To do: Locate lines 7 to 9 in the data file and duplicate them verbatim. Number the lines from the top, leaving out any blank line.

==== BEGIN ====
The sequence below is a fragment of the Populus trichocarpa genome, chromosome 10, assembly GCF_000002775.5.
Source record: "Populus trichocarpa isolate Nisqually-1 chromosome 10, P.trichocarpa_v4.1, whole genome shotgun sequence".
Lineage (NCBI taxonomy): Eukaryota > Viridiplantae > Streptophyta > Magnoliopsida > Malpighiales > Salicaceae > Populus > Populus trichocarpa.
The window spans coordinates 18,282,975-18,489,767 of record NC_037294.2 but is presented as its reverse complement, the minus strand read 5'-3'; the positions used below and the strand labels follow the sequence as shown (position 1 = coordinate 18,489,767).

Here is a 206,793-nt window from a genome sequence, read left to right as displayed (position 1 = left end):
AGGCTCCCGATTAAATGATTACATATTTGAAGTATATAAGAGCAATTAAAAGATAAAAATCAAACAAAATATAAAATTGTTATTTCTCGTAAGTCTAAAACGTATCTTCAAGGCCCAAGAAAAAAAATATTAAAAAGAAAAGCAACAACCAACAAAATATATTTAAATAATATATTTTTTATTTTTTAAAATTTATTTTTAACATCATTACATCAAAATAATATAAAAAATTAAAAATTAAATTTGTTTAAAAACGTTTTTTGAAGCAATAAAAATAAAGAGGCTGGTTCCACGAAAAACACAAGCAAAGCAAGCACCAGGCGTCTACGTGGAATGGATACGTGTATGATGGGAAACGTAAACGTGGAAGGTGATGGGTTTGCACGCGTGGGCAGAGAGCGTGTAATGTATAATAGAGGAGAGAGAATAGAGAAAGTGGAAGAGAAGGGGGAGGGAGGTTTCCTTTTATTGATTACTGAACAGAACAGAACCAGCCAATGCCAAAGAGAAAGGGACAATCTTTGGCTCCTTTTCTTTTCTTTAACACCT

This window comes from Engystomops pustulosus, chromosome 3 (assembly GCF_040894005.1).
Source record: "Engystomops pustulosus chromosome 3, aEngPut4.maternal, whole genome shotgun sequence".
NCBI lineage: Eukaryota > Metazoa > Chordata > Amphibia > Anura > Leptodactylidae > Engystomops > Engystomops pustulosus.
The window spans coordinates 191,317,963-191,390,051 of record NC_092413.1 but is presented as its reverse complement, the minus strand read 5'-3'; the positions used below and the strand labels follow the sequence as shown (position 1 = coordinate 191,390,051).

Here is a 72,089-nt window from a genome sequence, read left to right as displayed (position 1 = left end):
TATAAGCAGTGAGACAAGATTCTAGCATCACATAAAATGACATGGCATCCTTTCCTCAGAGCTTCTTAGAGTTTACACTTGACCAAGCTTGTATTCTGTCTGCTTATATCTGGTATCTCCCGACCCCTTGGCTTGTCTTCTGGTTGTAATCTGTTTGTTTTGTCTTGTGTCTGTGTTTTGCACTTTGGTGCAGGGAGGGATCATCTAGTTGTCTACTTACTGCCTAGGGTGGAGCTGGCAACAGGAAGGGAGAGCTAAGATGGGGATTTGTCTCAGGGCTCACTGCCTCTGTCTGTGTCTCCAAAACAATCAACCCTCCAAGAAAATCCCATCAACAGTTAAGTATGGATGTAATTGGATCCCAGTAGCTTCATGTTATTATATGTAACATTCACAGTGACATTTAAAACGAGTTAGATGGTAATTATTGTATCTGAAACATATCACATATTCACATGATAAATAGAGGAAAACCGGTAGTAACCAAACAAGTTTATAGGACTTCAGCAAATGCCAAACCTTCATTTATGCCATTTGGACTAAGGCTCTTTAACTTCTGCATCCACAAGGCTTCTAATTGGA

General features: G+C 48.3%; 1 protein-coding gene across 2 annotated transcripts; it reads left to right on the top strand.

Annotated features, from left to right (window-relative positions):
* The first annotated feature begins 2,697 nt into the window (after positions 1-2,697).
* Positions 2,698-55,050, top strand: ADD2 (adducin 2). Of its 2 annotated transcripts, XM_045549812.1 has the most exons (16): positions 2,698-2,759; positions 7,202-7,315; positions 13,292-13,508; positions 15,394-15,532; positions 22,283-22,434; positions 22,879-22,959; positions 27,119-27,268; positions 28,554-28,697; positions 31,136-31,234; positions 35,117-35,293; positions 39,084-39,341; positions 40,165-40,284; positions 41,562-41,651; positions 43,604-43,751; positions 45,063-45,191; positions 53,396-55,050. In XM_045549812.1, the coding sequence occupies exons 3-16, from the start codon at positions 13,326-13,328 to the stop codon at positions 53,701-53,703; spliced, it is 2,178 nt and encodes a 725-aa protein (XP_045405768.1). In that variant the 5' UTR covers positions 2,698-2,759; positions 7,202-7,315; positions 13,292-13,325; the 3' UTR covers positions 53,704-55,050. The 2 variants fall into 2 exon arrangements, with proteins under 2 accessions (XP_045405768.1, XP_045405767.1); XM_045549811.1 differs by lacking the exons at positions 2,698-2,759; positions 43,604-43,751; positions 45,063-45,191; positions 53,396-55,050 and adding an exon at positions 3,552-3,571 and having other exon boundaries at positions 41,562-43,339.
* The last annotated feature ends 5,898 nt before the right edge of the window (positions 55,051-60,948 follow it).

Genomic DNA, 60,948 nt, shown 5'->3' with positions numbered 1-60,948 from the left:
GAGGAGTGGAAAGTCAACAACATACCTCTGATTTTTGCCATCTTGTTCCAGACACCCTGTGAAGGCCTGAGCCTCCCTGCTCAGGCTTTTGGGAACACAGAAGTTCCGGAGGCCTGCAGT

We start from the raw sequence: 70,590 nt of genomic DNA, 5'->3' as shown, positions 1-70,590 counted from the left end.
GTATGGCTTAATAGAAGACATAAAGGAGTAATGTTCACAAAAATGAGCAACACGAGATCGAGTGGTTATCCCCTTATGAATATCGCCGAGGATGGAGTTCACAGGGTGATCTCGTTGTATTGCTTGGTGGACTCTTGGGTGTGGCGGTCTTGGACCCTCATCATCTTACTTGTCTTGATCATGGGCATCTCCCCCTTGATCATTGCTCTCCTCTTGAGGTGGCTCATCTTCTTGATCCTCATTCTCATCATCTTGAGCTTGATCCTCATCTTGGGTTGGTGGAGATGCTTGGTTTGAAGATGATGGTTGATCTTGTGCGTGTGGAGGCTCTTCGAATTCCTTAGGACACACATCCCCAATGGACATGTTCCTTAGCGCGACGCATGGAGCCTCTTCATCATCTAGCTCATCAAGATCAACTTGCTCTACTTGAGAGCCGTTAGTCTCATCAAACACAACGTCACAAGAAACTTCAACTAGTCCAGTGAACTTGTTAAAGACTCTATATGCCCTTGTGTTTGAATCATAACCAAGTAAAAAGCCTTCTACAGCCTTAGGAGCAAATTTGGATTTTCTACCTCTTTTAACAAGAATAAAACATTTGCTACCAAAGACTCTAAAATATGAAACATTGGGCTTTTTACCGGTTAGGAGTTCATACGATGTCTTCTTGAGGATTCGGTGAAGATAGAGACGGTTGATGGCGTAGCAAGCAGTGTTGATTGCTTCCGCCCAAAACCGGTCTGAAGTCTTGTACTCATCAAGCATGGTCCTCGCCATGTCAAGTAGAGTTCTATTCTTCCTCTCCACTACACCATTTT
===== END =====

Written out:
This window comes from Engystomops pustulosus, chromosome 3 (assembly GCF_040894005.1).
Source record: "Engystomops pustulosus chromosome 3, aEngPut4.maternal, whole genome shotgun sequence".
NCBI lineage: Eukaryota > Metazoa > Chordata > Amphibia > Anura > Leptodactylidae > Engystomops > Engystomops pustulosus.